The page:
Latin/grammar

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Question
Dear Maria,
Can you help me with the following? They are all from Seneca’s Epistles.

1. haec quieta et sui negotii contemni non potest, cui ab omnibus artibus etiam apud pessimos honor est. (XIV. 11)
What is the subj. of “potest”?

2. sed ne priores quidem anni fuerunt qui sapientem in illam rapinam rei publicae admitterent (XIV.13)
Could you give a literal translation?

3. Quanto huic periculum paratius foret multa agenti molientique (XIV. 15)
Does “quanto” go with “periculum” or “paratius”?

4. Non est philosophia populare artificium nec ostentationi paratum (XVI. 3)
Is “artificium” understood after “nec” and both “ostentationi” and “paratum” modify this understood “artificium?

Thank you.
Robert

Answer
Dear Robert,

1.In “… haec quieta et sui negotii contemni non potest, cui ab omnibus artibus etiam apud pessimos honor est”(Seneca, Epistulae morales ad Lucilium, Book 2, Epistula XIV. Section 11)   the subj. of “potest” is  the feminine singular demonstrative pronoun “haec” referring to “philosophy”  which is mentioned earlier (See  “Ad philosophiam ergo confugiendum est”).

Here’s the literal translation:”…this (haec, i.e. philosophia) [which is] peaceful (quieta) and [happy] of its activities ( sui negotii, genitive singular depending on an implied adjective such as “laeta”, happy) cannot (non potest) be despised (contemni), to which (cui, referring to “philosophia”) by every professions (ab omnibus artibus) there is honour (honor est) even (also) among (apud) the vilest men (pessimos)..” just to point out that “philosophy is peaceful and minds her own business.  Men cannot scorn her; she is honoured by every profession, even the vilest among them” (Gummere’s translation).


2.Here’s the literal translation of “….sed ne priores quidem anni fuerunt qui sapientem in illam rapinam rei publicae admitterent” (XIV.13):”…but nor… even (ne…quidem) the previous years (priores anni) were (fuerunt)  such as (qui, introducing a relative used as a result clause with the subjunctive) they introduce (admitterent) a wise man (sapientem) in that plundering (in illam rapinam) of the state (rei publicae)” just to say that even in the previous years a wise man, such as Cato,  was able to intervene in such plundering of the state to stop it.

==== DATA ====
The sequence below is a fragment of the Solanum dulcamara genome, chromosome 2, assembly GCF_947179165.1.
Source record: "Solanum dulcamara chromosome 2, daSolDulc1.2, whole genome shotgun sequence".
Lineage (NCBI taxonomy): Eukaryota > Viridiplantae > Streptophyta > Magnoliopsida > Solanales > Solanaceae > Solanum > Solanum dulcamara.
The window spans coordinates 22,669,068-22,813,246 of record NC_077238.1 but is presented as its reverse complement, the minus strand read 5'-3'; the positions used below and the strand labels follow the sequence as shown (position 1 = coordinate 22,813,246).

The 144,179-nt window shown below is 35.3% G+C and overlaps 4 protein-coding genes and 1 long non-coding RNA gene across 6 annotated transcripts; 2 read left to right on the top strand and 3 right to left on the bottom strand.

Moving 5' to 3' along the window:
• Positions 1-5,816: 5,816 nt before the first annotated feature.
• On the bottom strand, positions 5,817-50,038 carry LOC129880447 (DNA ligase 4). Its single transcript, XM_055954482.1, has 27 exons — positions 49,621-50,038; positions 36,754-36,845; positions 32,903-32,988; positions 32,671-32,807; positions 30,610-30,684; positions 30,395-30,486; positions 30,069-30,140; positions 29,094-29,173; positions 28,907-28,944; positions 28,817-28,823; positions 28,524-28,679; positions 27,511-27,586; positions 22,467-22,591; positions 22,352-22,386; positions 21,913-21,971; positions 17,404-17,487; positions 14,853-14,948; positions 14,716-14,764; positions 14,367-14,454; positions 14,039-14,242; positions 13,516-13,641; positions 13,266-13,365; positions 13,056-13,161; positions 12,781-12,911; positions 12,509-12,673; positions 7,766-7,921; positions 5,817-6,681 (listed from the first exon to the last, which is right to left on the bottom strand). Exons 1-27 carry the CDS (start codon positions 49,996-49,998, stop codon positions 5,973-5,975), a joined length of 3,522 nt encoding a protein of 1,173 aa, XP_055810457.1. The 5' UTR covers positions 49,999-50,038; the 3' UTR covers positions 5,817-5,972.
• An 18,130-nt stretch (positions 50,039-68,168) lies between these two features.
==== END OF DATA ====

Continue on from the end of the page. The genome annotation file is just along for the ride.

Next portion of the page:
3.In “Quanto huic periculum paratius foret multa agenti molientique..” (XIV. 15) the ablative of measure  “quanto” (how much) goes with “paratius” (more ready) as it modifies the comparative neuter “paratius” which agrees with “periculum” so that the phrase literally means:”how much ( quanto) more ready (paratius) would be (foret, i.e. esset) the danger (periculum)  for this man (huic) who does (agenti, predicate participle present agreeing with “huic”) many things (multa) and is busily working (molientique, predicate participle present of “molior”agreeing with “huic”)…”.
Seneca wants to state that  it is much more beset with danger  that man who is busily working at many things, since he even in his leisure is not secure.  


4.In “Non est philosophia populare artificium nec ostentationi paratum” (XVI. 3), literally meaning “Philosophy is not (non est philosophia)    a popular  (populare) nor prepared (paratum, agreeing with “artificium”) for show (ostentationi) art (artificium)  ”,  it is not necessary to imply “artificium” after “nec”  as both  the neuter adjectives “populare” and “paratum” modify “artificium”.
In short,  Seneca says that philosophy is an art which is neither popular  nor  prepared for being shown in ​order to be ​admired.

Best regards,

Maria

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Maria

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